The virus's envelope and capsid are eliminated once it attaches to the host cell membrane. The virus secretes its genetic material (RNA) into the cytoplasm, which serves as mRNA for translating polypeptides into proteins required for replication and transcription. SARS CoV-2 patients have been shown to have high levels of cytokines and chemokines.
These abnormally high levels cause a patient to reach a critical stage. Mutations may result in new strains with altered virulence, which is why developing a good vaccination is difficult.
16 proteins can be targeted, and 16 non-structural proteins (NSPs) may be considered. Proprotein convertase furin-potentiates cell fusion and serine protease TMPRSS2 are the two most essential enzymes responsible for S-protein activation and are promising therapeutic candidates for COVID therapy.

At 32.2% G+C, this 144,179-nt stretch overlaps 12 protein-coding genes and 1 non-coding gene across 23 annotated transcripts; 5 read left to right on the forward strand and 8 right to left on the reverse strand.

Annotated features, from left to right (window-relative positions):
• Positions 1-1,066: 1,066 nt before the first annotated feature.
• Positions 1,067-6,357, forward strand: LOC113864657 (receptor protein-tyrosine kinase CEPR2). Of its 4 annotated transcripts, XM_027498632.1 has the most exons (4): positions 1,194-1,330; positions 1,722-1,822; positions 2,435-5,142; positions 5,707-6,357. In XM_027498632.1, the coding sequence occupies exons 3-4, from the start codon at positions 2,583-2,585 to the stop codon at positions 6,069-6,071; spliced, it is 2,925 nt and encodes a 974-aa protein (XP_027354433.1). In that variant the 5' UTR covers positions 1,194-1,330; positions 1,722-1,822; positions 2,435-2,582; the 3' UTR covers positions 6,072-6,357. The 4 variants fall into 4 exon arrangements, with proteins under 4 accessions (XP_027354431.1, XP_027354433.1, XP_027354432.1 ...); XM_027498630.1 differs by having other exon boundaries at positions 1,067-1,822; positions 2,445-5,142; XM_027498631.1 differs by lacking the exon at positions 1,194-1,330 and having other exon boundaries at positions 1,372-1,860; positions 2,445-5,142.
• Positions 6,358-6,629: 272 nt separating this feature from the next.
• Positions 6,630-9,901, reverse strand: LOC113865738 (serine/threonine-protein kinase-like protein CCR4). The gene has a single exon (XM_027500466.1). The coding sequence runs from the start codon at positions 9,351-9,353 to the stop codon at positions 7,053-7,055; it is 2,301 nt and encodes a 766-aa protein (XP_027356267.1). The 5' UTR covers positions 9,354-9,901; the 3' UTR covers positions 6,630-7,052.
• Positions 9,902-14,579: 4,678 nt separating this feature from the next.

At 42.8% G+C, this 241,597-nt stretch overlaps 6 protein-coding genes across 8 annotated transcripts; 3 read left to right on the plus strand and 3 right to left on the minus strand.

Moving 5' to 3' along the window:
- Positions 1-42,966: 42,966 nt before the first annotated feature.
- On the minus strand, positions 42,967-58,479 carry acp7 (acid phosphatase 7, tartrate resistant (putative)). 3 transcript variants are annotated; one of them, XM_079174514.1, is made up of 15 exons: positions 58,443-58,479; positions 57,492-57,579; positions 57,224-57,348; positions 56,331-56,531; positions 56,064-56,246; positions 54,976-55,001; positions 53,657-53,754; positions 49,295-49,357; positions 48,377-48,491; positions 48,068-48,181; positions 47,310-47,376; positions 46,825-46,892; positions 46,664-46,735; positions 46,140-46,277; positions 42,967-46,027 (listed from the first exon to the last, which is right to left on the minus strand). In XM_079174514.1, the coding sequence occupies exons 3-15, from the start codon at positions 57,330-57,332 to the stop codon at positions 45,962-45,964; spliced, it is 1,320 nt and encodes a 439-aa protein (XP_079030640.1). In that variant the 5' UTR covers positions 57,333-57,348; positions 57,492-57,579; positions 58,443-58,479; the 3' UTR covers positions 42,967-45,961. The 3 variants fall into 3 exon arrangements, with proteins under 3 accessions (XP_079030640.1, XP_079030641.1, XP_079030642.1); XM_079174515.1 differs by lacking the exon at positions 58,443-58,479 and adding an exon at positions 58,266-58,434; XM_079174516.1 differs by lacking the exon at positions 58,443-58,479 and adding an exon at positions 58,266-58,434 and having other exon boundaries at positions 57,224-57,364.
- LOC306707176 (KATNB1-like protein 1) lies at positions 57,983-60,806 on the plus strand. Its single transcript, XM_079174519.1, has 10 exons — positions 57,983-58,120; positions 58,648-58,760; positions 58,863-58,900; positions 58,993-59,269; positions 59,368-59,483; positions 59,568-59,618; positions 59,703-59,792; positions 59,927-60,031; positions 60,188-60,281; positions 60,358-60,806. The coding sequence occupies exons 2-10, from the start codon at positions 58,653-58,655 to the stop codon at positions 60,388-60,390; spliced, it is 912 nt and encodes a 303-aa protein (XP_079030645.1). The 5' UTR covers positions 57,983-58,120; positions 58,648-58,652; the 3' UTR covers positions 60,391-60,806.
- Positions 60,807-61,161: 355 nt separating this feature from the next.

Though substantial research is being conducted to create viable vaccinations or pharmacological molecules against SARS-CoV-2, effective therapies have yet to be developed.
Furthermore, interferon therapy, monoclonal antibodies, oligonucleotide-based therapies, peptides, small-molecule medicines, and vaccinations are among the most effective strategies for regulating or avoiding COVID-19.
Existing medications may be used as first-line therapy for coronavirus epidemics, but they are not the only way to eliminate the illness. As a result, the development of therapeutic medications for the treatment of the COVID-19 outbreak has received a lot of attention.
Scientists from several professions are attempting to find out how to produce treatments. On the other hand, the experimental consequences of drug recombination may be both costly and time-consuming, but computational examination may provide testable hypotheses for systematic drug recombination.